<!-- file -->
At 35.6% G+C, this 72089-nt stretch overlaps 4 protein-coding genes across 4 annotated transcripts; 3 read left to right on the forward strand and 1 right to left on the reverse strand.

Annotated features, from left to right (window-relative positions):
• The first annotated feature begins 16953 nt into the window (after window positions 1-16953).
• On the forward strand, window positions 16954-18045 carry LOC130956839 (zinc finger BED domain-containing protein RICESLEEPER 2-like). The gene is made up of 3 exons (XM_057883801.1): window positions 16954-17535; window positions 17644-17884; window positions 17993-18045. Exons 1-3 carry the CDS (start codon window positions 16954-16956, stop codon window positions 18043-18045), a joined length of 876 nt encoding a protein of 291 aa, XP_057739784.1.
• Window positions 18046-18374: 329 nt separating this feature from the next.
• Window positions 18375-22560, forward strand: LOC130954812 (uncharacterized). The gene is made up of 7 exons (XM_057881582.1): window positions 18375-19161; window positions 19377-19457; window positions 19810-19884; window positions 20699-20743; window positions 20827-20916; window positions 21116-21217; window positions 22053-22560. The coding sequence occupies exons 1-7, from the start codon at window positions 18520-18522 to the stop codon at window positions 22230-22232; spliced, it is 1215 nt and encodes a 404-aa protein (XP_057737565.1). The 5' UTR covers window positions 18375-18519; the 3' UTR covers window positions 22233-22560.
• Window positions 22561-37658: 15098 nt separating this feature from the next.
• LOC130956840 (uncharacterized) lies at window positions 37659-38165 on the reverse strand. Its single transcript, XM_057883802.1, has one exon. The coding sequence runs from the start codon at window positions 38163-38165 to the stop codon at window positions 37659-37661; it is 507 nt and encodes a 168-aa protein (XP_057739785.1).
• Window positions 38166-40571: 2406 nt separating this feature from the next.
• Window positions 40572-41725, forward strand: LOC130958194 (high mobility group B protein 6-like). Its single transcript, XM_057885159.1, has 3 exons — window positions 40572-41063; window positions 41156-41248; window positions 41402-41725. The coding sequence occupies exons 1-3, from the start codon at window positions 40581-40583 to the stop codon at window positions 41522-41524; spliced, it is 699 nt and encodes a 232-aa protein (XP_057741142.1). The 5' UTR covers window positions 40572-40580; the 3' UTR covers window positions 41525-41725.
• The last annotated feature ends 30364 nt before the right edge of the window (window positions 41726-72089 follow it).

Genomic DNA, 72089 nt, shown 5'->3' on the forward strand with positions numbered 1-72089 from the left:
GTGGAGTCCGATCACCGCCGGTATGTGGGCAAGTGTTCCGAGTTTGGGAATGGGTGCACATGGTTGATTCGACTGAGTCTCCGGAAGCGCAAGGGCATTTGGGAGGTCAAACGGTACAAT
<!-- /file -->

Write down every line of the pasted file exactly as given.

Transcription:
At 35.6% G+C, this 72089-nt stretch overlaps 4 protein-coding genes across 4 annotated transcripts; 3 read left to right on the forward strand and 1 right to left on the reverse strand.

Annotated features, from left to right (window-relative positions):
• The first annotated feature begins 16953 nt into the window (after window positions 1-16953).
• On the forward strand, window positions 16954-18045 carry LOC130956839 (zinc finger BED domain-containing protein RICESLEEPER 2-like). The gene is made up of 3 exons (XM_057883801.1): window positions 16954-17535; window positions 17644-17884; window positions 17993-18045. Exons 1-3 carry the CDS (start codon window positions 16954-16956, stop codon window positions 18043-18045), a joined length of 876 nt encoding a protein of 291 aa, XP_057739784.1.
• Window positions 18046-18374: 329 nt separating this feature from the next.
• Window positions 18375-22560, forward strand: LOC130954812 (uncharacterized). The gene is made up of 7 exons (XM_057881582.1): window positions 18375-19161; window positions 19377-19457; window positions 19810-19884; window positions 20699-20743; window positions 20827-20916; window positions 21116-21217; window positions 22053-22560. The coding sequence occupies exons 1-7, from the start codon at window positions 18520-18522 to the stop codon at window positions 22230-22232; spliced, it is 1215 nt and encodes a 404-aa protein (XP_057737565.1). The 5' UTR covers window positions 18375-18519; the 3' UTR covers window positions 22233-22560.
• Window positions 22561-37658: 15098 nt separating this feature from the next.
• LOC130956840 (uncharacterized) lies at window positions 37659-38165 on the reverse strand. Its single transcript, XM_057883802.1, has one exon. The coding sequence runs from the start codon at window positions 38163-38165 to the stop codon at window positions 37659-37661; it is 507 nt and encodes a 168-aa protein (XP_057739785.1).
• Window positions 38166-40571: 2406 nt separating this feature from the next.
• Window positions 40572-41725, forward strand: LOC130958194 (high mobility group B protein 6-like). Its single transcript, XM_057885159.1, has 3 exons — window positions 40572-41063; window positions 41156-41248; window positions 41402-41725. The coding sequence occupies exons 1-3, from the start codon at window positions 40581-40583 to the stop codon at window positions 41522-41524; spliced, it is 699 nt and encodes a 232-aa protein (XP_057741142.1). The 5' UTR covers window positions 40572-40580; the 3' UTR covers window positions 41525-41725.
• The last annotated feature ends 30364 nt before the right edge of the window (window positions 41726-72089 follow it).

Genomic DNA, 72089 nt, shown 5'->3' on the forward strand with positions numbered 1-72089 from the left:
GTGGAGTCCGATCACCGCCGGTATGTGGGCAAGTGTTCCGAGTTTGGGAATGGGTGCACATGGTTGATTCGACTGAGTCTCCGGAAGCGCAAGGGCATTTGGGAGGTCAAACGGTACAAT